“They cannot, at least, oppose my voluntary resignation of my property,”
 said she. “Away with these muskets and sabres! I would pass out!”

And the young maiden boldly advanced a step. But those weapons stretched
before her like a wall, and Natalie was now overcome by anguish and
despair; the inconsolable feeling of her total abandonment, of her
miserable isolation. Tears burst from her eyes, her pride was broken,
she was again the trembling young girl, no longer the heroic woman; she
wept, and in tremulous tone, with folded hands, she implored of these
rough soldiers a little mercy, a little compassion.

They understood not her language, they had no sympathy; but the
crowd were touched by the tears of the beautiful girl and by the sad
lamentations of her companion. They screamed, they howled, they insulted
the soldiers, they swore to liberate the two women by force, if the
soldiers any longer refused them a passage. Dumb, unshaken, immovable,
like a wall stood the soldiers with their weapons stretched forth.

Through the hissing and tumult a loud and commanding voice was suddenly
heard to ask, “What is going on here? What means this disturbance?” An
officer made his way through the crowd, and approached the garden gate.
The soldiers respectfully gave way, and he stepped into the garden.

“Oh, sir,” said Natalie, turning to him her tearful face, “if you are an
honorable man, have compassion for an abandoned and unprotected maiden,
and command these soldiers, who seem to obey you, to let me and my
companion go forth unhindered.”

The Russian officer, Joseph Ribas, bowed low and respectfully to her.
“If it is the Princess Tartaroff whom I have the honor of addressing,”
 said he, “I must in the name of my illustrious lord, beg your pardon for
what has improperly occurred here; at his command I come to set it all

Thus speaking, he returned to the soldiers, and in a low tone exchanged
some words with their leader. The latter bowed respectfully, and at his
signal the soldiers shut the gate and retired into the street.

“Am I to be detained here as a prisoner?” exclaimed Natalie. “Am I not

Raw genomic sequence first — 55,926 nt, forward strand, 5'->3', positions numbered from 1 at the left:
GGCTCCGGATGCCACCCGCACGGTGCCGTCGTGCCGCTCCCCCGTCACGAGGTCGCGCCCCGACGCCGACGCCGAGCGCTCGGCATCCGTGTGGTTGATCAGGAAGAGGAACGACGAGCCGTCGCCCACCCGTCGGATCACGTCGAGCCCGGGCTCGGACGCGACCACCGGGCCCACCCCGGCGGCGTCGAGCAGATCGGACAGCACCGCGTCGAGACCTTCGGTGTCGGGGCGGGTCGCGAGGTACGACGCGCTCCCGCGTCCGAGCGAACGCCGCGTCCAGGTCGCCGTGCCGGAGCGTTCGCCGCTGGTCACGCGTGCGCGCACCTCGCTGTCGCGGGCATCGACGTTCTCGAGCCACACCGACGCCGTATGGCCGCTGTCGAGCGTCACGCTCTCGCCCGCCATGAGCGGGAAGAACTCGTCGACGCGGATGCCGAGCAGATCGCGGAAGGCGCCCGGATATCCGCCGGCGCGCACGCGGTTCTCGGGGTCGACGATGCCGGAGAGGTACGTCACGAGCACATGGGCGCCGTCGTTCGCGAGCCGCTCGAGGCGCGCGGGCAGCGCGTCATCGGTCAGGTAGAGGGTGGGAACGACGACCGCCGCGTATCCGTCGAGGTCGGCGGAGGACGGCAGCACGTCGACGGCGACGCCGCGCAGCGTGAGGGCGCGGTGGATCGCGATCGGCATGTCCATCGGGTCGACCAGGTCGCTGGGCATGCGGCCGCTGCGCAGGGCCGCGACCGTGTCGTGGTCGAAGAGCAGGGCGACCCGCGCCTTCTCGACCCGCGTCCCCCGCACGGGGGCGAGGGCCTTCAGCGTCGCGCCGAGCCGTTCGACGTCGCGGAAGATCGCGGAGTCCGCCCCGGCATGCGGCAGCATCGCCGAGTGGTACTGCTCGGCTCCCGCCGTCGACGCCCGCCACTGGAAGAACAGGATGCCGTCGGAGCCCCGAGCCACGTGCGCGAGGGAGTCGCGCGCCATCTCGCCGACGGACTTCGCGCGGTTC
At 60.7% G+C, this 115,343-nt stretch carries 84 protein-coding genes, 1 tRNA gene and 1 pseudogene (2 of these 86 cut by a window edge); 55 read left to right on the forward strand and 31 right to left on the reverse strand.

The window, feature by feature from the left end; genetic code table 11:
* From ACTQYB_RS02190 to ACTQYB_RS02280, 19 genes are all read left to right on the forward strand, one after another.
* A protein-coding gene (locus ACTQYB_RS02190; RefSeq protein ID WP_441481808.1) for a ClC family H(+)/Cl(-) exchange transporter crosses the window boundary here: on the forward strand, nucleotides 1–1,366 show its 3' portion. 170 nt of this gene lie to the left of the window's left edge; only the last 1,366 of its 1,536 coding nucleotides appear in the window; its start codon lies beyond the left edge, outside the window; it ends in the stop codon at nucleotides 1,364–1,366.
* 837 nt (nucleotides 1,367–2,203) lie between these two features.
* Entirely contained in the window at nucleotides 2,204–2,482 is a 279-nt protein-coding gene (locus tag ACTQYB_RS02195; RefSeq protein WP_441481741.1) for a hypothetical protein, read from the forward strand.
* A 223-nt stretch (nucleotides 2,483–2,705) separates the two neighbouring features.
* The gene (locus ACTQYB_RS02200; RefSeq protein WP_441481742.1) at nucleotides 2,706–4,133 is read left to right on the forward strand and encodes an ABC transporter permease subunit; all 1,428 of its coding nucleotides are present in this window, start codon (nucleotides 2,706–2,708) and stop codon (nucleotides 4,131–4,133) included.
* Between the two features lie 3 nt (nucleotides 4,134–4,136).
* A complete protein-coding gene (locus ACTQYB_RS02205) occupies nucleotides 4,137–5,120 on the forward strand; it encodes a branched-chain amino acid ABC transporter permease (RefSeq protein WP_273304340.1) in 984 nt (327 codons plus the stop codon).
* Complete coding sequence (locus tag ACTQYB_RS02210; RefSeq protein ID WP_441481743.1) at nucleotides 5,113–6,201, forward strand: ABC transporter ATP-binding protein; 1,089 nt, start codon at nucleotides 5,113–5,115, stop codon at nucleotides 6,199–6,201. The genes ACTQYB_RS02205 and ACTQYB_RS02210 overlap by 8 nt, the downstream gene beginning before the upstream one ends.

allowed to leave this garden?”

“Your grace, preliminarily, can still consider this garden as your own
property,” he respectfully responded. “I am commanded to watch that no
one dare to disturb you here, and for this purpose my lord respectfully
requests that you will have the goodness to permit me to remain in your
house as the guardian of your safety.”

“And who is this generous man?” asked Natalie.

“He is a man who has made a solemn vow to protect innocence everywhere,
when he finds it threatened!” solemnly responded Joseph Ribas. “He is
a man who is ready to shed his blood for the Princess Tartaroff, who
is surrounded by enemies and dangers; a man,” he continued, in a lower
tone, “who knows and loves your friend and guardian, Count Paulo, and
will soon bring you secret and sure news from him!”

“He knows Count Paulo!” joyfully exclaimed Natalie. “Oh, then all is
well. I may safely confide in whoever knows and loves Count Paulo, for
he must bear in his bosom a noble heart!”

And turning to Joseph Ribas with a charming smile, she said, “Sir, lead
me now where you will. We will both gladly follow you!”

“Let us, first of all, go into the villa, and send away those
troublesome people!” said the Russian officer, preceding the two women
to the house.

The bailiffs and soldiers were still there, occupied with sealing the
doors and closets. Joseph Ribas approached them with angry glances, and,
turning to Stephano, said, “Sir, I shall call you to account for this
over-hasty and illegal proceeding!”